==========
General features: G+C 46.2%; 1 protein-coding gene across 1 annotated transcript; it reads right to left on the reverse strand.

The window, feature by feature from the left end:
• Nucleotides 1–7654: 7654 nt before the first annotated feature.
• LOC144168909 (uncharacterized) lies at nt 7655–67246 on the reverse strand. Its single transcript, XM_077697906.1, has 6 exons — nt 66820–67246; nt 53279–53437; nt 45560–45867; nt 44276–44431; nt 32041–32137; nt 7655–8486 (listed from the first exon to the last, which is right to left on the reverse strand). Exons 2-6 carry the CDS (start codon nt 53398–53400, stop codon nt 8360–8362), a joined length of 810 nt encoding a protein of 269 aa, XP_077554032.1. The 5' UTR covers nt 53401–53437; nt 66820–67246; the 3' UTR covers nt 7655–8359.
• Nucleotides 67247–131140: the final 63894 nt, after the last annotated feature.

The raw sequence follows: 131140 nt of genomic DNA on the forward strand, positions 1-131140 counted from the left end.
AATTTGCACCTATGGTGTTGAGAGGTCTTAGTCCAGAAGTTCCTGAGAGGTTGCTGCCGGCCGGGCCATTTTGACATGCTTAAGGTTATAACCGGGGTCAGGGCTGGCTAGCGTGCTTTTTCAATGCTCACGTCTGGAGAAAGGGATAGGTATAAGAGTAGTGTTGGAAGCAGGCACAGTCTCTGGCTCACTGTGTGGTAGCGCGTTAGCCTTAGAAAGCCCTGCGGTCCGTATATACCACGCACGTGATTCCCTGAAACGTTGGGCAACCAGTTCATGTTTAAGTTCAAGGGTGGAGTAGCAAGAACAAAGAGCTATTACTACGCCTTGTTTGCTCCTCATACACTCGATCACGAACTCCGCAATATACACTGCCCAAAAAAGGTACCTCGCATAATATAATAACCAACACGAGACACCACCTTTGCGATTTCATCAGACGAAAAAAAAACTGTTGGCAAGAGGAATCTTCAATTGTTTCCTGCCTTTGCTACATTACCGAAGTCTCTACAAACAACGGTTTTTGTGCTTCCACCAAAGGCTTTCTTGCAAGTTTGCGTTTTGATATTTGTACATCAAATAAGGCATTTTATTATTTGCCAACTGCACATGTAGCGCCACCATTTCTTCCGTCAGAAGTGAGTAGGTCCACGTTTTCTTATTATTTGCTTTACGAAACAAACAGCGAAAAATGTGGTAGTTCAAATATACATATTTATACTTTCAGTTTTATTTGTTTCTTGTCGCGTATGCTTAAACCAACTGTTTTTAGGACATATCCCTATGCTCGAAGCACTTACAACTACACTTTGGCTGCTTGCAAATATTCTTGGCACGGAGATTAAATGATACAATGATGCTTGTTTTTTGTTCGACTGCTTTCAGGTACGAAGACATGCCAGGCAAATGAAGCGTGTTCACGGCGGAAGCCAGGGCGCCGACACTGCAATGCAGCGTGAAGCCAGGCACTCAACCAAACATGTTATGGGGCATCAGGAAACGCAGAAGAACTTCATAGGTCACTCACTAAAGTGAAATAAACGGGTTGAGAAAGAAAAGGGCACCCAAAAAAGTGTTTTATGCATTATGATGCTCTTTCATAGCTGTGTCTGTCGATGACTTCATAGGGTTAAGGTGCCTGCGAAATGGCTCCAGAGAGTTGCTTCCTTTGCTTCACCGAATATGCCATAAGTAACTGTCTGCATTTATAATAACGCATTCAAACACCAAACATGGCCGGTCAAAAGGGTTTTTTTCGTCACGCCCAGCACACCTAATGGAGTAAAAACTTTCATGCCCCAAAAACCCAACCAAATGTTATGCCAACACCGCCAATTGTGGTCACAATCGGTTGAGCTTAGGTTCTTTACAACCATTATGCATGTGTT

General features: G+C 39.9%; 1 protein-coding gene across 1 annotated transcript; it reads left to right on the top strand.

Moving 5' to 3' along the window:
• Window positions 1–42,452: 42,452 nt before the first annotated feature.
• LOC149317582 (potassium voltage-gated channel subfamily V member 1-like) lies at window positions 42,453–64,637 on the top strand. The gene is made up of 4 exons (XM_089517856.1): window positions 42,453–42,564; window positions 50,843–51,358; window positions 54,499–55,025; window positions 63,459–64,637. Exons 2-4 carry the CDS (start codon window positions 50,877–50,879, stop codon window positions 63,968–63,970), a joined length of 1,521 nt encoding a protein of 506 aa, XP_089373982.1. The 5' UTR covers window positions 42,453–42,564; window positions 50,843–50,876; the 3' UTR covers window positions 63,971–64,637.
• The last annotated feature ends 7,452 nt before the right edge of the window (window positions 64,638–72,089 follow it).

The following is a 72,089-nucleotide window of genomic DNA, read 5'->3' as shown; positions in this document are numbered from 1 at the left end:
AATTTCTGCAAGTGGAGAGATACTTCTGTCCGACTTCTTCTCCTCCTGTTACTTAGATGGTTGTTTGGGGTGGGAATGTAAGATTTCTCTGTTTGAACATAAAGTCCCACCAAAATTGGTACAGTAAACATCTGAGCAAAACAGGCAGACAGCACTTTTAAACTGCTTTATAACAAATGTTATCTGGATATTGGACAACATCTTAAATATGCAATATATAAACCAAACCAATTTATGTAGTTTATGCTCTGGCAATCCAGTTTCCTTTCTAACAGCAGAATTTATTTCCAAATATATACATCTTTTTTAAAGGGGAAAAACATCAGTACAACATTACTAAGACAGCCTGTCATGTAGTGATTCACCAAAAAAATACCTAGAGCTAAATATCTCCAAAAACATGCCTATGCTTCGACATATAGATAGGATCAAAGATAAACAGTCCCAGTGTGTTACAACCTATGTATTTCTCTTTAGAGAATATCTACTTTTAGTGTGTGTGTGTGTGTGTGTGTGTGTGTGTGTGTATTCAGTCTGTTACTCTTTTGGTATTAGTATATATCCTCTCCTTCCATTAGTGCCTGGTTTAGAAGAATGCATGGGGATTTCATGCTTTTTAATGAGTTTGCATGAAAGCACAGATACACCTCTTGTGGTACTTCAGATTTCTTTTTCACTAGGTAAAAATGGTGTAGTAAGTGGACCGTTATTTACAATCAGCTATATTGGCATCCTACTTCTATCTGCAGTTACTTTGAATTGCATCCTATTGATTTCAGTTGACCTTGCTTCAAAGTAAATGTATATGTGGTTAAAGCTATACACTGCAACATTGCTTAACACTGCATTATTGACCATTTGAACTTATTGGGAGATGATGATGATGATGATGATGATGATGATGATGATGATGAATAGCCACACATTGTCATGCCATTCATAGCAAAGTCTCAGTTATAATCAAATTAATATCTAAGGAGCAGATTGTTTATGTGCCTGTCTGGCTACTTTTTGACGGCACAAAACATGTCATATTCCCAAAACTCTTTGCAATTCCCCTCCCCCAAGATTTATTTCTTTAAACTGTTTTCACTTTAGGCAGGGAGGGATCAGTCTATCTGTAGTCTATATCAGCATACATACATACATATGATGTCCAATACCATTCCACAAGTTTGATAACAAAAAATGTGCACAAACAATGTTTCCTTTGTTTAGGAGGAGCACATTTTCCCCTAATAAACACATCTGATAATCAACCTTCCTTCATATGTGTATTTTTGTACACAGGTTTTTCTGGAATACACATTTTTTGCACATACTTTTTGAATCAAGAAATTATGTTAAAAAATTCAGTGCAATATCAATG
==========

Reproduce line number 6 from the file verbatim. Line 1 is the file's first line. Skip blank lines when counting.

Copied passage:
The raw sequence follows: 131140 nt of genomic DNA on the forward strand, positions 1-131140 counted from the left end.